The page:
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Christina Brown Talks about Multi-Cultural Blogging


What is the right niche for you? Some niches are crowded and others have room for newcomers. For Christina Brown, she saw a gap and she filled it.

In this exclusive NMX video interview, hear what Christina (a past NMX speaker) has to say about the challenges of working within a niche, being a reflection of your audience, blogger networks, and community building.

Want to learn more about how to succeed in blogging? Check out the blogging track at NMX. We hope to see you at the conference in January!

The Challenges of Working in a Global Industry


More than most industries, blogging and new media are truly global fields. We tend to think in a really patriotic, insular way, especially in the United States (where I live), but not everyone who reads your blog or follows you on social media will be from your country or even speak the same native language as you do. That presents some specific challenges, and in my opinion, bloggers who completely ignore these hurdles are doing a disservice to their readers – and even potentially driving away would-be fans.

Here are some of the biggest challenges I’ve found about working in an industry that is so global – as well as the way I’m solving these problems (or at least attempting to solve them!):

Challenge #1: Vocabulary

When I first started blogging, I had a terrible time communicating effectively with readers because my vocabulary was too localized. Now, I think most bloggers know some of the commonly confused works, especially between British English and American English, but phrases that sound natural to me are completely foreign to many of my readers, even some who live in the United States but didn’t grow up in Pennsylvania. It’s hard – but you have to train yourself to write a bit more globally without losing what makes you you. If you use regional words or phrases, at least take the time to define them (or link to a definition) so you aren’t leaving out readers who didn’t grow up in the same environment as you did.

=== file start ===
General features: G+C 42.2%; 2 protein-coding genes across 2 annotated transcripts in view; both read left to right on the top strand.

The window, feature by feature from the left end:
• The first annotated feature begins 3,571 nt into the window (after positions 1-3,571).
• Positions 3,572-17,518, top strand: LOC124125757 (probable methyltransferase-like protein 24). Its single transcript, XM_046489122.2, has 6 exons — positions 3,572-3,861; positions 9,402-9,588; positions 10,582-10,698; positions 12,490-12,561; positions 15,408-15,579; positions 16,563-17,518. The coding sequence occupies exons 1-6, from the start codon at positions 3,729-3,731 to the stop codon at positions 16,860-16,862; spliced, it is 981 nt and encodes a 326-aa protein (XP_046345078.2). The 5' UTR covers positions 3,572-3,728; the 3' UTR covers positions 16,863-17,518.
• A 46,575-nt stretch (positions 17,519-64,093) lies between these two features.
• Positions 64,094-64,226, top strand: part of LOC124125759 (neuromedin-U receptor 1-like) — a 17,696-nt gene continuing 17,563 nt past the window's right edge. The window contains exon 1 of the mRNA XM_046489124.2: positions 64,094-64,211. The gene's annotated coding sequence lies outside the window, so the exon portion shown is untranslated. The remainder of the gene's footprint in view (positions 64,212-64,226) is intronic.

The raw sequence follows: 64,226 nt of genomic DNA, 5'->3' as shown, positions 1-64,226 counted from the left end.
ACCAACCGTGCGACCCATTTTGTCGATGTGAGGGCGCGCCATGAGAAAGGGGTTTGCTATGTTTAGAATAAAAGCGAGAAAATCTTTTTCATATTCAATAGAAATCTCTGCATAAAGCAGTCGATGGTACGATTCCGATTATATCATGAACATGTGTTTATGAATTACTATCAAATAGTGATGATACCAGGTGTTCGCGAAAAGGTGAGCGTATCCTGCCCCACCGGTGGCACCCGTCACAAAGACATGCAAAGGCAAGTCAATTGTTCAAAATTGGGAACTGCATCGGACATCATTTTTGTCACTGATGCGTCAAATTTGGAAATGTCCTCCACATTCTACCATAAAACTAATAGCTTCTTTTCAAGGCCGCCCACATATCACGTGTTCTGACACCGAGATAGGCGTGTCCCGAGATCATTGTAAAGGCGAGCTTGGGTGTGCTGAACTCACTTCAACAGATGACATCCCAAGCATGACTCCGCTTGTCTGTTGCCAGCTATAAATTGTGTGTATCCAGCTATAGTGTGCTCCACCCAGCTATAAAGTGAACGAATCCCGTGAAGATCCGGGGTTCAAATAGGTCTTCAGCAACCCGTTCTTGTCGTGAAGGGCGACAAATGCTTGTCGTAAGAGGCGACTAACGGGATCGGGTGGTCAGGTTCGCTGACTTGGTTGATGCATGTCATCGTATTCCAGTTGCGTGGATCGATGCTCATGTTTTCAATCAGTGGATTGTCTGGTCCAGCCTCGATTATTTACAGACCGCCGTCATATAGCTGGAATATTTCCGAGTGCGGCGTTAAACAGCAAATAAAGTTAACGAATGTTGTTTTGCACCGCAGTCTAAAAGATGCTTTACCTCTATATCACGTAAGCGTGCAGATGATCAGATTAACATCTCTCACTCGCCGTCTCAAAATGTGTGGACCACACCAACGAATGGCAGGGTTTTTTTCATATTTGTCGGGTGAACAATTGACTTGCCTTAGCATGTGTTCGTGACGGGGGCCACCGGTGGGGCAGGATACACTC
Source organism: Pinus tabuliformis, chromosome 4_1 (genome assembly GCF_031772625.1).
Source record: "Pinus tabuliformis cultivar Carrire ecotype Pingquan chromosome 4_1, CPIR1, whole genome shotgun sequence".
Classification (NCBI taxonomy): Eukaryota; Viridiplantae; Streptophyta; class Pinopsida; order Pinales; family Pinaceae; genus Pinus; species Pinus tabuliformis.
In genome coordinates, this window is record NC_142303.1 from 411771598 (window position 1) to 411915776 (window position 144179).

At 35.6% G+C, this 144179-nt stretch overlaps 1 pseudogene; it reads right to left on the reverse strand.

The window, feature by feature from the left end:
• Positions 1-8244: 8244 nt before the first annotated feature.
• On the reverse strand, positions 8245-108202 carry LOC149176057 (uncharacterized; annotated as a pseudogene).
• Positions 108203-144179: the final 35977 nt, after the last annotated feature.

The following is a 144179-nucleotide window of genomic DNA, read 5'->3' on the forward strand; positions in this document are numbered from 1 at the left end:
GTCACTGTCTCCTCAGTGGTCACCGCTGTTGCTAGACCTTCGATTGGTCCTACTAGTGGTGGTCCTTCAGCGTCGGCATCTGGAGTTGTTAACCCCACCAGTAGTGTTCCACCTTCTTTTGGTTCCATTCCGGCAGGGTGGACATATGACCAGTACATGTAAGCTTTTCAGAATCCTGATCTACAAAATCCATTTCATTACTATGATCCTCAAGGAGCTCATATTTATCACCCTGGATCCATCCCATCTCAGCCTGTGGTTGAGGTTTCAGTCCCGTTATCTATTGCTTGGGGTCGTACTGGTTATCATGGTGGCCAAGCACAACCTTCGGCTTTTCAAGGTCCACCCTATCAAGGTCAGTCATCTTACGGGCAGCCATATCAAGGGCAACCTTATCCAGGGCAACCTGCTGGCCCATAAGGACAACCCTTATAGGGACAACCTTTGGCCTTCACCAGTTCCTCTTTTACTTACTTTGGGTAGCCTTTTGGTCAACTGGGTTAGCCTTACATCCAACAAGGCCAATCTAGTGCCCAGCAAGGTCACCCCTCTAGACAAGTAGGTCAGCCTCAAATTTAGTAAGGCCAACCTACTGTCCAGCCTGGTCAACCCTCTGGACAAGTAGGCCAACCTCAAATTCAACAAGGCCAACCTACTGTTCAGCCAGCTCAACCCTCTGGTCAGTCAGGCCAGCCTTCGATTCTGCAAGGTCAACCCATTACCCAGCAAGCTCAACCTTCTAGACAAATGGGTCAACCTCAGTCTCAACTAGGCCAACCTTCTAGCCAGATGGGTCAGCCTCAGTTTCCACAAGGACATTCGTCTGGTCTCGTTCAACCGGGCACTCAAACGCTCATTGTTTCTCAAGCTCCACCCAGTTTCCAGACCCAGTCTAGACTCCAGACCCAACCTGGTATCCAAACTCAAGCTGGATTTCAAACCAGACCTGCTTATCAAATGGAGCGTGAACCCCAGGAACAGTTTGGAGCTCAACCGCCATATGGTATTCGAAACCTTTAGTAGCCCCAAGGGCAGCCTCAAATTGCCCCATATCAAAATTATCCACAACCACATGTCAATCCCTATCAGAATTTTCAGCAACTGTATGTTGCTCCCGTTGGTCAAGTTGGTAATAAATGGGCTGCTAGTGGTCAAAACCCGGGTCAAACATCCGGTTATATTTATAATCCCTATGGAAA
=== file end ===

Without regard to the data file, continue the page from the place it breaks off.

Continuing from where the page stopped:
Challenge #2: Grammar

Just like there are obvious differences in vocabulary from one country to another, there are also grammatical differences. Again, you don’t want to lose the essence of you, but if your grammatical choices are too cringe-worthy to readers, they might not come back. This is an area where I personally still need tons of work, though I do think I’ve come a long way. It’s ironic, since I was an English major in college, but because I grew up in a very rural Pennsylvania Dutch area, some grammar choices that make others gasp simply don’t sound wrong to me. It helps to work with an editor who will point out the mistakes you make most often so you can start retraining yourself to write (and speak) in a more globally pleasing way without compromising your style.

Challenge #3: Taboo Topics

This is a big one. You can overlook weird terminology or silly grammar choices if you like a person’s message or writing style, but if someone offends you, you might not return to read their blog again. There’s definitely something to be said for just being you – you’ll find “your people.” At the same time, I’ve occasionally be told be someone that something I wrote was culturally offensive, and that was not my attention at all, so I promptly changed what I wrote. In general, I’ve found the the best we can all do is be aware that cultural differences exist. Few people actually mean to offend, so typically it just takes communication to clear the problem.

Challenge #4: Formalities